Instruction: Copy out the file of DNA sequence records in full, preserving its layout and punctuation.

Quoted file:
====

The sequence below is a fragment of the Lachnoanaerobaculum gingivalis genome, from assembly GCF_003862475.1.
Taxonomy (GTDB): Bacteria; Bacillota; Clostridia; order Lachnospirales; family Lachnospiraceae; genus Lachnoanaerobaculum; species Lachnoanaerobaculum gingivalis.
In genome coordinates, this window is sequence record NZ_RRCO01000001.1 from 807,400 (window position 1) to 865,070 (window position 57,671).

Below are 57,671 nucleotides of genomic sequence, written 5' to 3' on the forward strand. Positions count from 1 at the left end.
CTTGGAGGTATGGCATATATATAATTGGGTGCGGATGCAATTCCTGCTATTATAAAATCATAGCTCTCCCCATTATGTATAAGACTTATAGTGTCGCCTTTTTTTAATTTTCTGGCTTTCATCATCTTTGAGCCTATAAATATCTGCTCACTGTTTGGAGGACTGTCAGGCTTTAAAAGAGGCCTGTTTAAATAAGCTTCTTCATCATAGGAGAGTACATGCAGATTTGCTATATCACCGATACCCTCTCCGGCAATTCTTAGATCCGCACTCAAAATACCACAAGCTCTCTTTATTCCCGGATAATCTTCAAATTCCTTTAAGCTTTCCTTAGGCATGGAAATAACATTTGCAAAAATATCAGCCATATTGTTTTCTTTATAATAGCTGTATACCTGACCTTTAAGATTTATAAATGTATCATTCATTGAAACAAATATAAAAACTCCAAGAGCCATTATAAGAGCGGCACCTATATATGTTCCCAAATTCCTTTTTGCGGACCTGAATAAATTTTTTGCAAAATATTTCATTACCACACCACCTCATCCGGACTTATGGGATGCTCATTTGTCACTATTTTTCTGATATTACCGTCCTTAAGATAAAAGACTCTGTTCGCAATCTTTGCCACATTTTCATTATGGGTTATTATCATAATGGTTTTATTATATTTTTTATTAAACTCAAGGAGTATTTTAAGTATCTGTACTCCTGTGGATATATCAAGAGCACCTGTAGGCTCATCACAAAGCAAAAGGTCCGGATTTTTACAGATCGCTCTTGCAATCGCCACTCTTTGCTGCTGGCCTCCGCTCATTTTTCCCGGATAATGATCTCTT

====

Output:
The sequence below is a fragment of the Lachnoanaerobaculum gingivalis genome, from assembly GCF_003862475.1.
Taxonomy (GTDB): Bacteria; Bacillota; Clostridia; order Lachnospirales; family Lachnospiraceae; genus Lachnoanaerobaculum; species Lachnoanaerobaculum gingivalis.
In genome coordinates, this window is sequence record NZ_RRCO01000001.1 from 807,400 (window position 1) to 865,070 (window position 57,671).

Below are 57,671 nucleotides of genomic sequence, written 5' to 3' on the forward strand. Positions count from 1 at the left end.
CTTGGAGGTATGGCATATATATAATTGGGTGCGGATGCAATTCCTGCTATTATAAAATCATAGCTCTCCCCATTATGTATAAGACTTATAGTGTCGCCTTTTTTTAATTTTCTGGCTTTCATCATCTTTGAGCCTATAAATATCTGCTCACTGTTTGGAGGACTGTCAGGCTTTAAAAGAGGCCTGTTTAAATAAGCTTCTTCATCATAGGAGAGTACATGCAGATTTGCTATATCACCGATACCCTCTCCGGCAATTCTTAGATCCGCACTCAAAATACCACAAGCTCTCTTTATTCCCGGATAATCTTCAAATTCCTTTAAGCTTTCCTTAGGCATGGAAATAACATTTGCAAAAATATCAGCCATATTGTTTTCTTTATAATAGCTGTATACCTGACCTTTAAGATTTATAAATGTATCATTCATTGAAACAAATATAAAAACTCCAAGAGCCATTATAAGAGCGGCACCTATATATGTTCCCAAATTCCTTTTTGCGGACCTGAATAAATTTTTTGCAAAATATTTCATTACCACACCACCTCATCCGGACTTATGGGATGCTCATTTGTCACTATTTTTCTGATATTACCGTCCTTAAGATAAAAGACTCTGTTCGCAATCTTTGCCACATTTTCATTATGGGTTATTATCATAATGGTTTTATTATATTTTTTATTAAACTCAAGGAGTATTTTAAGTATCTGTACTCCTGTGGATATATCAAGAGCACCTGTAGGCTCATCACAAAGCAAAAGGTCCGGATTTTTACAGATCGCTCTTGCAATCGCCACTCTTTGCTGCTGGCCTCCGCTCATTTTTCCCGGATAATGATCTCTT